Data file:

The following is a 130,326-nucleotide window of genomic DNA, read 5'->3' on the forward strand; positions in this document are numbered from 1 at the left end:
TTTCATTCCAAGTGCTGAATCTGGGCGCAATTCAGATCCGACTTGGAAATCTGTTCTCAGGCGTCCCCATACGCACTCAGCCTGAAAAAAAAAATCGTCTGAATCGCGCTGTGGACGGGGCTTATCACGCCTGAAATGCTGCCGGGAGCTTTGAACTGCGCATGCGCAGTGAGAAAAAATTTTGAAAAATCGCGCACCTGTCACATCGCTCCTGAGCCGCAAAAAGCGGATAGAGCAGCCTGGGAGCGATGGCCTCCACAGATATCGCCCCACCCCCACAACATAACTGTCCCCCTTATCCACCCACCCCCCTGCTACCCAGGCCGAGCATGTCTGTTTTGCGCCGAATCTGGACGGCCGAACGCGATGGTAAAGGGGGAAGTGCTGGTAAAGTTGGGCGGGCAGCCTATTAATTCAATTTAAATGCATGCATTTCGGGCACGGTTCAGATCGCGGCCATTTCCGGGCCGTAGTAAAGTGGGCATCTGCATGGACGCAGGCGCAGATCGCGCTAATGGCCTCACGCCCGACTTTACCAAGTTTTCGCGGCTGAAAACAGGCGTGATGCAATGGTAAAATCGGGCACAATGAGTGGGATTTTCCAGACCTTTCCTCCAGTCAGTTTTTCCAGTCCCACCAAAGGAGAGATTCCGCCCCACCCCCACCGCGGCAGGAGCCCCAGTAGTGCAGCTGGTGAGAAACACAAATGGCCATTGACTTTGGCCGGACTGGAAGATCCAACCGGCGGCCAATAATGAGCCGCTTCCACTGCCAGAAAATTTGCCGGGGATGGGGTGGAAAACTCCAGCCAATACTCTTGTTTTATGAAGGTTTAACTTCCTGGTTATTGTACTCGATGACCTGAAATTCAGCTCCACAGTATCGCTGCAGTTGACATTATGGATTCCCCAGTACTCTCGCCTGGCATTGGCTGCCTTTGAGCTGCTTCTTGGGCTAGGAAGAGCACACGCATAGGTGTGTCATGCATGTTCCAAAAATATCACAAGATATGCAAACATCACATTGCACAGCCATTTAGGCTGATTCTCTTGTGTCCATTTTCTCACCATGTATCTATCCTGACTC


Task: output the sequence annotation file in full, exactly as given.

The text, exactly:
The following is a 130,326-nucleotide window of genomic DNA, read 5'->3' on the forward strand; positions in this document are numbered from 1 at the left end:
TTTCATTCCAAGTGCTGAATCTGGGCGCAATTCAGATCCGACTTGGAAATCTGTTCTCAGGCGTCCCCATACGCACTCAGCCTGAAAAAAAAAATCGTCTGAATCGCGCTGTGGACGGGGCTTATCACGCCTGAAATGCTGCCGGGAGCTTTGAACTGCGCATGCGCAGTGAGAAAAAATTTTGAAAAATCGCGCACCTGTCACATCGCTCCTGAGCCGCAAAAAGCGGATAGAGCAGCCTGGGAGCGATGGCCTCCACAGATATCGCCCCACCCCCACAACATAACTGTCCCCCTTATCCACCCACCCCCCTGCTACCCAGGCCGAGCATGTCTGTTTTGCGCCGAATCTGGACGGCCGAACGCGATGGTAAAGGGGGAAGTGCTGGTAAAGTTGGGCGGGCAGCCTATTAATTCAATTTAAATGCATGCATTTCGGGCACGGTTCAGATCGCGGCCATTTCCGGGCCGTAGTAAAGTGGGCATCTGCATGGACGCAGGCGCAGATCGCGCTAATGGCCTCACGCCCGACTTTACCAAGTTTTCGCGGCTGAAAACAGGCGTGATGCAATGGTAAAATCGGGCACAATGAGTGGGATTTTCCAGACCTTTCCTCCAGTCAGTTTTTCCAGTCCCACCAAAGGAGAGATTCCGCCCCACCCCCACCGCGGCAGGAGCCCCAGTAGTGCAGCTGGTGAGAAACACAAATGGCCATTGACTTTGGCCGGACTGGAAGATCCAACCGGCGGCCAATAATGAGCCGCTTCCACTGCCAGAAAATTTGCCGGGGATGGGGTGGAAAACTCCAGCCAATACTCTTGTTTTATGAAGGTTTAACTTCCTGGTTATTGTACTCGATGACCTGAAATTCAGCTCCACAGTATCGCTGCAGTTGACATTATGGATTCCCCAGTACTCTCGCCTGGCATTGGCTGCCTTTGAGCTGCTTCTTGGGCTAGGAAGAGCACACGCATAGGTGTGTCATGCATGTTCCAAAAATATCACAAGATATGCAAACATCACATTGCACAGCCATTTAGGCTGATTCTCTTGTGTCCATTTTCTCACCATGTATCTATCCTGACTC